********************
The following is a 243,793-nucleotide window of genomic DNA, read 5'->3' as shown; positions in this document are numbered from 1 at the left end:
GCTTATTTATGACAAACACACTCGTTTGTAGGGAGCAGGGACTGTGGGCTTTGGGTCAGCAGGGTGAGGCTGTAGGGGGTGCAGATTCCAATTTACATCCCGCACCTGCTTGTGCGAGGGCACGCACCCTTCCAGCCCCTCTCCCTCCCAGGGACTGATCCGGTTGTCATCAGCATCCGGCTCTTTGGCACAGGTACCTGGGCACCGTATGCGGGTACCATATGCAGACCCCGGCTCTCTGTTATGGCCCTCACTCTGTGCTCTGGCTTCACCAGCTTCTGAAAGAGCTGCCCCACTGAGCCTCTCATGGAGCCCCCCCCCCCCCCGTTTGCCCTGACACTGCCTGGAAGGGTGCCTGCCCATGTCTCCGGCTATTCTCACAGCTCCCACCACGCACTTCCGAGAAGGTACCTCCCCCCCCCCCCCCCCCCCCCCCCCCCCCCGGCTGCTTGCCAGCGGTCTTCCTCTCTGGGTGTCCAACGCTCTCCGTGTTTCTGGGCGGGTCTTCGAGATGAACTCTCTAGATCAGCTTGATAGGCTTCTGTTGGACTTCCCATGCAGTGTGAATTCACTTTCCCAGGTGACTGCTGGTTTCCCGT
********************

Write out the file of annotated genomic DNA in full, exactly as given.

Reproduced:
The following is a 243,793-nucleotide window of genomic DNA, read 5'->3' as shown; positions in this document are numbered from 1 at the left end:
GCTTATTTATGACAAACACACTCGTTTGTAGGGAGCAGGGACTGTGGGCTTTGGGTCAGCAGGGTGAGGCTGTAGGGGGTGCAGATTCCAATTTACATCCCGCACCTGCTTGTGCGAGGGCACGCACCCTTCCAGCCCCTCTCCCTCCCAGGGACTGATCCGGTTGTCATCAGCATCCGGCTCTTTGGCACAGGTACCTGGGCACCGTATGCGGGTACCATATGCAGACCCCGGCTCTCTGTTATGGCCCTCACTCTGTGCTCTGGCTTCACCAGCTTCTGAAAGAGCTGCCCCACTGAGCCTCTCATGGAGCCCCCCCCCCCCCCGTTTGCCCTGACACTGCCTGGAAGGGTGCCTGCCCATGTCTCCGGCTATTCTCACAGCTCCCACCACGCACTTCCGAGAAGGTACCTCCCCCCCCCCCCCCCCCCCCCCCCCCCCCCGGCTGCTTGCCAGCGGTCTTCCTCTCTGGGTGTCCAACGCTCTCCGTGTTTCTGGGCGGGTCTTCGAGATGAACTCTCTAGATCAGCTTGATAGGCTTCTGTTGGACTTCCCATGCAGTGTGAATTCACTTTCCCAGGTGACTGCTGGTTTCCCGT